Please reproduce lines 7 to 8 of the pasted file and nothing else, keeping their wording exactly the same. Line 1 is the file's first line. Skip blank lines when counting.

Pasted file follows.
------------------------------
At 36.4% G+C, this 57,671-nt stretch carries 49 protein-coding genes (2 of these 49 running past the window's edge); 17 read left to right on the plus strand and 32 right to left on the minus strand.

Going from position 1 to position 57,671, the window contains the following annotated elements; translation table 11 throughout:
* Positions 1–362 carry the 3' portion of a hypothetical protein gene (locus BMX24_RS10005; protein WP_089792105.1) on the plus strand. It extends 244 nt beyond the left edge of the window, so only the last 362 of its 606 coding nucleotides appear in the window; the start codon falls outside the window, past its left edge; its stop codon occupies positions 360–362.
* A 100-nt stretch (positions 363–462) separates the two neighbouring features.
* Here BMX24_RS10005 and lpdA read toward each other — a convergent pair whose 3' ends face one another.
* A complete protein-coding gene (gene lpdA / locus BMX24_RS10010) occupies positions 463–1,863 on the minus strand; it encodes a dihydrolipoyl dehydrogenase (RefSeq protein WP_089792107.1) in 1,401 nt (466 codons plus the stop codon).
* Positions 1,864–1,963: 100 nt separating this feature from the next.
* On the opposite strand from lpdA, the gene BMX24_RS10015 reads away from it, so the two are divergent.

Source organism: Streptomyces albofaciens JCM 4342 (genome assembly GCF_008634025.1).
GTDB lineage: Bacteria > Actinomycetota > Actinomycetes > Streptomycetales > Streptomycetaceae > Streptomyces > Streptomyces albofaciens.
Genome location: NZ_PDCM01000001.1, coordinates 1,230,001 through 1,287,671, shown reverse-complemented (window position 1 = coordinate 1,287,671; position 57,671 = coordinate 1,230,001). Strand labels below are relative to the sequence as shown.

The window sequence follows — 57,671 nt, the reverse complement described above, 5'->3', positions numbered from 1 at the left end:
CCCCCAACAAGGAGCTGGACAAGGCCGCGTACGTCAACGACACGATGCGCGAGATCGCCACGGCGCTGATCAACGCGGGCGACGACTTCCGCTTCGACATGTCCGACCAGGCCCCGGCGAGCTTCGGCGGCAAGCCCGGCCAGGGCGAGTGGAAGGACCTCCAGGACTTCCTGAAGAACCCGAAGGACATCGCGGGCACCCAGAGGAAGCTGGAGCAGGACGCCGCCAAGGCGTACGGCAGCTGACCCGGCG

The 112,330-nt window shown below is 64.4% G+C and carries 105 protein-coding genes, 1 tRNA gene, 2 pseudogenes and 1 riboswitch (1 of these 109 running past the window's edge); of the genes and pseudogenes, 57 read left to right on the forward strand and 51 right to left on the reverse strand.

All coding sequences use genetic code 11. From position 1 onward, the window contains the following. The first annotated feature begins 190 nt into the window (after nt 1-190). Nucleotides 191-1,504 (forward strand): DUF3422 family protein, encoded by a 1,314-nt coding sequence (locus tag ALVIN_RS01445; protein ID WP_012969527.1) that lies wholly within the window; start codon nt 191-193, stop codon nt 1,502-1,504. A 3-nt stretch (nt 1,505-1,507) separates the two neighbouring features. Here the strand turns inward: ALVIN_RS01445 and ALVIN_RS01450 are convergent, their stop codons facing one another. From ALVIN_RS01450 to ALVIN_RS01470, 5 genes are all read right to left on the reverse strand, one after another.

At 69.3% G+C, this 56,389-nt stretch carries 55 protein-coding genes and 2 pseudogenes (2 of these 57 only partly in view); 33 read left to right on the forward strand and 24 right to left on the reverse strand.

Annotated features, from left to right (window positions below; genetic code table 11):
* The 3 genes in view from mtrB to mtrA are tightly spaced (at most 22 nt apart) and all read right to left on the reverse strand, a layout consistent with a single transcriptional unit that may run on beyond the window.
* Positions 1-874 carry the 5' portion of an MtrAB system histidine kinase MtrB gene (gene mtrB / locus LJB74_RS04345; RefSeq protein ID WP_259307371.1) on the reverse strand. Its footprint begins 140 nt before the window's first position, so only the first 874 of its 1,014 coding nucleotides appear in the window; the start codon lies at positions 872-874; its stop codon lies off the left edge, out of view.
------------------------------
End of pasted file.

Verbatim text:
* Positions 1,864–1,963: 100 nt separating this feature from the next.
* On the opposite strand from lpdA, the gene BMX24_RS10015 reads away from it, so the two are divergent.